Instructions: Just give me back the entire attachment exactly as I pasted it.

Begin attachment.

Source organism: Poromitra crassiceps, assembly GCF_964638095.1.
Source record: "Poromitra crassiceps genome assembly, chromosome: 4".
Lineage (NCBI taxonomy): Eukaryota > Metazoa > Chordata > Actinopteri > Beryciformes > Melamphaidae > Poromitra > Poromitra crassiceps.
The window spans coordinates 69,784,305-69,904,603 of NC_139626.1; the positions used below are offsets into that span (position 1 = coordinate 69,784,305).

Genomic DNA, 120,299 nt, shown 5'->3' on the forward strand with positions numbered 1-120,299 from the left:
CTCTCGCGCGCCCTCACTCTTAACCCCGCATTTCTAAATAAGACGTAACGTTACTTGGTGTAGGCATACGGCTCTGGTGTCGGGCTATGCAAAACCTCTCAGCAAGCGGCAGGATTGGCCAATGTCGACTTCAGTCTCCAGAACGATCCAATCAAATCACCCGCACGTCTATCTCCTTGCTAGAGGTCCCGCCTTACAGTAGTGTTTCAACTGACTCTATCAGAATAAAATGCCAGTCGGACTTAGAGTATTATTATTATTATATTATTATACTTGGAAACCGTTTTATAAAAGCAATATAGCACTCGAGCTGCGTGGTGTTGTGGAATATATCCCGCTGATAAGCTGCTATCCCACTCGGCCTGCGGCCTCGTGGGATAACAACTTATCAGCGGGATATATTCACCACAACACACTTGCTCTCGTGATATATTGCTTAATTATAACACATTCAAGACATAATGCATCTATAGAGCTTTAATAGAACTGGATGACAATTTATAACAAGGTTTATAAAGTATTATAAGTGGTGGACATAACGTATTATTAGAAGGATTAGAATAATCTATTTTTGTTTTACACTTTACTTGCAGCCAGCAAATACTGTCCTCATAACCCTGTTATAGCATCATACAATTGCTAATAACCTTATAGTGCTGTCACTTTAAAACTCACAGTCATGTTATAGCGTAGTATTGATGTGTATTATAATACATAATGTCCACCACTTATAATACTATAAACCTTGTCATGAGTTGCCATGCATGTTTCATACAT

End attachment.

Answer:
Source organism: Poromitra crassiceps, assembly GCF_964638095.1.
Source record: "Poromitra crassiceps genome assembly, chromosome: 4".
Lineage (NCBI taxonomy): Eukaryota > Metazoa > Chordata > Actinopteri > Beryciformes > Melamphaidae > Poromitra > Poromitra crassiceps.
The window spans coordinates 69,784,305-69,904,603 of NC_139626.1; the positions used below are offsets into that span (position 1 = coordinate 69,784,305).

Genomic DNA, 120,299 nt, shown 5'->3' on the forward strand with positions numbered 1-120,299 from the left:
CTCTCGCGCGCCCTCACTCTTAACCCCGCATTTCTAAATAAGACGTAACGTTACTTGGTGTAGGCATACGGCTCTGGTGTCGGGCTATGCAAAACCTCTCAGCAAGCGGCAGGATTGGCCAATGTCGACTTCAGTCTCCAGAACGATCCAATCAAATCACCCGCACGTCTATCTCCTTGCTAGAGGTCCCGCCTTACAGTAGTGTTTCAACTGACTCTATCAGAATAAAATGCCAGTCGGACTTAGAGTATTATTATTATTATATTATTATACTTGGAAACCGTTTTATAAAAGCAATATAGCACTCGAGCTGCGTGGTGTTGTGGAATATATCCCGCTGATAAGCTGCTATCCCACTCGGCCTGCGGCCTCGTGGGATAACAACTTATCAGCGGGATATATTCACCACAACACACTTGCTCTCGTGATATATTGCTTAATTATAACACATTCAAGACATAATGCATCTATAGAGCTTTAATAGAACTGGATGACAATTTATAACAAGGTTTATAAAGTATTATAAGTGGTGGACATAACGTATTATTAGAAGGATTAGAATAATCTATTTTTGTTTTACACTTTACTTGCAGCCAGCAAATACTGTCCTCATAACCCTGTTATAGCATCATACAATTGCTAATAACCTTATAGTGCTGTCACTTTAAAACTCACAGTCATGTTATAGCGTAGTATTGATGTGTATTATAATACATAATGTCCACCACTTATAATACTATAAACCTTGTCATGAGTTGCCATGCATGTTTCATACAT